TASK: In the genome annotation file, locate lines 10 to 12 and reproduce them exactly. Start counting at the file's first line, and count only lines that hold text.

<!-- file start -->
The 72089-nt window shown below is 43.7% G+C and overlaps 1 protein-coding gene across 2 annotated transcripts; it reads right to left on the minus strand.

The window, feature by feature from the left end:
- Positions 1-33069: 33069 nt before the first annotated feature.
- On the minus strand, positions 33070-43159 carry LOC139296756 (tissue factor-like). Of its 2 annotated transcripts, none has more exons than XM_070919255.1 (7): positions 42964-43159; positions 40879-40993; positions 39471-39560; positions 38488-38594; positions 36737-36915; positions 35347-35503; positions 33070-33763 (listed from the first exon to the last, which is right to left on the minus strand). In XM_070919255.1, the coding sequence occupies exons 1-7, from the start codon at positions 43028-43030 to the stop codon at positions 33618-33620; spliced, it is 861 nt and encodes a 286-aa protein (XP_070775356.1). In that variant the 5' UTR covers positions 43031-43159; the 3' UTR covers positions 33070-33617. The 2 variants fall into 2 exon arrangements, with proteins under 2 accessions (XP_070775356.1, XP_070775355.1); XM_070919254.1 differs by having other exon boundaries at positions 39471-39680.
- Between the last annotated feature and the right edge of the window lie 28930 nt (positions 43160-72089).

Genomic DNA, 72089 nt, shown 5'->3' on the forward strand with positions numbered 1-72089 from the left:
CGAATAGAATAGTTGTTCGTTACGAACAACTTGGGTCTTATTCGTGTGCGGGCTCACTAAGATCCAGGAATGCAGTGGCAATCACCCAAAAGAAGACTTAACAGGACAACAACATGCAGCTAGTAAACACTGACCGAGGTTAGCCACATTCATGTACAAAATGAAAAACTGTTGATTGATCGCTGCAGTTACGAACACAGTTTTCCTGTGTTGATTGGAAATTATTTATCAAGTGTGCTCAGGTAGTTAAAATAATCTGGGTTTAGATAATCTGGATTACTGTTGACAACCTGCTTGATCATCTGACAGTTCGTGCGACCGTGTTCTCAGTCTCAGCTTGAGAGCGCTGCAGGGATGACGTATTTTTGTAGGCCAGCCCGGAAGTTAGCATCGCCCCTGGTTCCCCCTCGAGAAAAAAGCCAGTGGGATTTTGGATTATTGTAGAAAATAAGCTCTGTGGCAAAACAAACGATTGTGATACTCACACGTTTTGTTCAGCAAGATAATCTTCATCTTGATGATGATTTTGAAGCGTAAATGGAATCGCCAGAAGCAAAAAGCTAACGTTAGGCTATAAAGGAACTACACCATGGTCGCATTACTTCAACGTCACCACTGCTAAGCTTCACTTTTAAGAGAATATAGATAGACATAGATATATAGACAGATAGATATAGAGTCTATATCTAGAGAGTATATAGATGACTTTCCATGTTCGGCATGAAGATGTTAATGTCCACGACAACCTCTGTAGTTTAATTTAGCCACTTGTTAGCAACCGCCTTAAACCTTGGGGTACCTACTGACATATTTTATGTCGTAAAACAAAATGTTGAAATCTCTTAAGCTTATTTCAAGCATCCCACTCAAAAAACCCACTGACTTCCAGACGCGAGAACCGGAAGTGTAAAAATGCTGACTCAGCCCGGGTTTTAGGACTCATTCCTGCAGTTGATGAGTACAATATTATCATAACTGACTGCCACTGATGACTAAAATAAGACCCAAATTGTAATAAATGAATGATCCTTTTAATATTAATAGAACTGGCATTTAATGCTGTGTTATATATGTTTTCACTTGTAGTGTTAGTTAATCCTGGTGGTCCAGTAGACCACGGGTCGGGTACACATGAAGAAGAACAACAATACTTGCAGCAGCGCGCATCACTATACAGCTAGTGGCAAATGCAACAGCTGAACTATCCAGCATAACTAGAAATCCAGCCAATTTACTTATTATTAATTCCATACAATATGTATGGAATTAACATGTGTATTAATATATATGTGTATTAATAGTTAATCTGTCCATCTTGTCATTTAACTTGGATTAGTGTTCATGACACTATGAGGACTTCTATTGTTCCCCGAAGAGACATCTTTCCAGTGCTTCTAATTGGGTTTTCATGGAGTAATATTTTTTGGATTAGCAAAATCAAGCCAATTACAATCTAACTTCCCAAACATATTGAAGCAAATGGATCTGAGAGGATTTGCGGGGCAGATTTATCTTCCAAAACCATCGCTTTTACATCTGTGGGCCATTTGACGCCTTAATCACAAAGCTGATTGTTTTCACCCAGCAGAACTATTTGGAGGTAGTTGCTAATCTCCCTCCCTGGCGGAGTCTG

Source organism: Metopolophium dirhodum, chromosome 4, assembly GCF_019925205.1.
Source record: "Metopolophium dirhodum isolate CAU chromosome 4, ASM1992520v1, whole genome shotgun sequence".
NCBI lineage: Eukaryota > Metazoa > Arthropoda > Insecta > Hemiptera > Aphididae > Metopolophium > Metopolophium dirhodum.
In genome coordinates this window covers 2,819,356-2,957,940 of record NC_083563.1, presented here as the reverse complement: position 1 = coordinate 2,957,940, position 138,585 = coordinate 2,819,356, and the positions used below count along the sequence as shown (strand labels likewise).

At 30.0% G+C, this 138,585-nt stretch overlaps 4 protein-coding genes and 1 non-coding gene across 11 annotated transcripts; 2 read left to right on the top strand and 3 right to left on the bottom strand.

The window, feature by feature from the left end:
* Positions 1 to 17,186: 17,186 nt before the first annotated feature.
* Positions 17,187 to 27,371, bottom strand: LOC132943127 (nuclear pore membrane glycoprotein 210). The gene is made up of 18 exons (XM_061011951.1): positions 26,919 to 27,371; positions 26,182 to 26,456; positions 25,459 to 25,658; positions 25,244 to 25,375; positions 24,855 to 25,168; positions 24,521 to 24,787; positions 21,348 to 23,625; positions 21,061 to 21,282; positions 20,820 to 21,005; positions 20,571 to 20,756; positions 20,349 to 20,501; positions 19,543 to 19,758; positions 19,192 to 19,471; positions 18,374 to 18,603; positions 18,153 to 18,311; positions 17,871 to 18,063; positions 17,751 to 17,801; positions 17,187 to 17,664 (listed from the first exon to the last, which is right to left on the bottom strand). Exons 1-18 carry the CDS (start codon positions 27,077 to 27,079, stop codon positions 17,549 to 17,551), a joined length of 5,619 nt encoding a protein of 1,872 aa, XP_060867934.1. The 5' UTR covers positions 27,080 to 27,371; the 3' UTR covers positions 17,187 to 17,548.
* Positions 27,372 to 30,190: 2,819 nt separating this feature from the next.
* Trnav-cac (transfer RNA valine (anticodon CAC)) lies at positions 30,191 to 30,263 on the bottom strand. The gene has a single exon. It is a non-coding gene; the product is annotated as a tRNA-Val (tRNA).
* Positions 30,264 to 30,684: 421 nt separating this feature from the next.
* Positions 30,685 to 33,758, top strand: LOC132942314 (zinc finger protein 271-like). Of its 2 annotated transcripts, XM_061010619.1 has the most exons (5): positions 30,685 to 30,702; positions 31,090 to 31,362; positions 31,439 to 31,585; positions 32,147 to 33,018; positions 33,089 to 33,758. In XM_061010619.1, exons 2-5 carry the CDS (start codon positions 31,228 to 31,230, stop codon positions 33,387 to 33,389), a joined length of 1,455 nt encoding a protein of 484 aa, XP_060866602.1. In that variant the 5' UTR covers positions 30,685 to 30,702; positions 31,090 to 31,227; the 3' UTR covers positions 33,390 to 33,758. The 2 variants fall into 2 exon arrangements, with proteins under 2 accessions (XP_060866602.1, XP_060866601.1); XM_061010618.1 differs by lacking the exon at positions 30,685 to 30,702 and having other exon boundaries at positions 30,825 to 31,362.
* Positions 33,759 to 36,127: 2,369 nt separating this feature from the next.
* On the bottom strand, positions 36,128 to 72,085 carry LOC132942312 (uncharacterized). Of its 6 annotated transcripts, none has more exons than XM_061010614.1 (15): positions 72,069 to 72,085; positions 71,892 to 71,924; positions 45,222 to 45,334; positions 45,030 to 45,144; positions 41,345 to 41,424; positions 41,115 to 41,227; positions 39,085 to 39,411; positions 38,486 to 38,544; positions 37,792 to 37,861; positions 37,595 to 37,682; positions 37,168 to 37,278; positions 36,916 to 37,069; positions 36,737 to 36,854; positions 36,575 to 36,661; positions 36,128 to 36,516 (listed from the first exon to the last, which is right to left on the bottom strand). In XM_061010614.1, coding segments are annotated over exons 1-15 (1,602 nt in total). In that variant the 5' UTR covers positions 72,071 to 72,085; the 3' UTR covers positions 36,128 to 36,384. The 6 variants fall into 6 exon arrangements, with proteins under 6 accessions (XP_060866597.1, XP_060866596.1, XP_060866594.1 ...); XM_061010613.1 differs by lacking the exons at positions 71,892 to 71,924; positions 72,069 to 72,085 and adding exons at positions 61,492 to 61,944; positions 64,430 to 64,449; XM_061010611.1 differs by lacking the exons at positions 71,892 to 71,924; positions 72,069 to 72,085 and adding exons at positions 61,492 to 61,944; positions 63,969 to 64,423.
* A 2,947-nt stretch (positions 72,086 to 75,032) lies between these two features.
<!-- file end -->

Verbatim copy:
NCBI lineage: Eukaryota > Metazoa > Arthropoda > Insecta > Hemiptera > Aphididae > Metopolophium > Metopolophium dirhodum.
In genome coordinates this window covers 2,819,356-2,957,940 of record NC_083563.1, presented here as the reverse complement: position 1 = coordinate 2,957,940, position 138,585 = coordinate 2,819,356, and the positions used below count along the sequence as shown (strand labels likewise).

At 30.0% G+C, this 138,585-nt stretch overlaps 4 protein-coding genes and 1 non-coding gene across 11 annotated transcripts; 2 read left to right on the top strand and 3 right to left on the bottom strand.